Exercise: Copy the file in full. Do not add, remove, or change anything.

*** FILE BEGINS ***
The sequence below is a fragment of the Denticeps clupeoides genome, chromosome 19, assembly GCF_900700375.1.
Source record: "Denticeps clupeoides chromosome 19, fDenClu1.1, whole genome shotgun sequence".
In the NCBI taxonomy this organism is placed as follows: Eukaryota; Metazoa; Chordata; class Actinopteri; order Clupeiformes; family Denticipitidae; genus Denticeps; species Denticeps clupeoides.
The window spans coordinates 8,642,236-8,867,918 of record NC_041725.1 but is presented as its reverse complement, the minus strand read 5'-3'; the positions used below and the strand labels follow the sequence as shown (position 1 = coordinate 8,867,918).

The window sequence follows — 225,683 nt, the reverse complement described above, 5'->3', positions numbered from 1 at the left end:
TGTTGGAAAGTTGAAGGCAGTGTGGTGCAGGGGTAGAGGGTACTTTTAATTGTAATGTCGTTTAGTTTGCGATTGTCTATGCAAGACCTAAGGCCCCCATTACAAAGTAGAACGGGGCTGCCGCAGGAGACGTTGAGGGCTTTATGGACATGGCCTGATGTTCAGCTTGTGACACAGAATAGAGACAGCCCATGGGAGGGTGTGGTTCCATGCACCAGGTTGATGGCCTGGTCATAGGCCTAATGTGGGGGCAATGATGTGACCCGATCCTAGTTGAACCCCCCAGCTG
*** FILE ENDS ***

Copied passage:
The sequence below is a fragment of the Denticeps clupeoides genome, chromosome 19, assembly GCF_900700375.1.
Source record: "Denticeps clupeoides chromosome 19, fDenClu1.1, whole genome shotgun sequence".
In the NCBI taxonomy this organism is placed as follows: Eukaryota; Metazoa; Chordata; class Actinopteri; order Clupeiformes; family Denticipitidae; genus Denticeps; species Denticeps clupeoides.
The window spans coordinates 8,642,236-8,867,918 of record NC_041725.1 but is presented as its reverse complement, the minus strand read 5'-3'; the positions used below and the strand labels follow the sequence as shown (position 1 = coordinate 8,867,918).

The window sequence follows — 225,683 nt, the reverse complement described above, 5'->3', positions numbered from 1 at the left end:
TGTTGGAAAGTTGAAGGCAGTGTGGTGCAGGGGTAGAGGGTACTTTTAATTGTAATGTCGTTTAGTTTGCGATTGTCTATGCAAGACCTAAGGCCCCCATTACAAAGTAGAACGGGGCTGCCGCAGGAGACGTTGAGGGCTTTATGGACATGGCCTGATGTTCAGCTTGTGACACAGAATAGAGACAGCCCATGGGAGGGTGTGGTTCCATGCACCAGGTTGATGGCCTGGTCATAGGCCTAATGTGGGGGCAATGATGTGACCCGATCCTAGTTGAACCCCCCAGCTG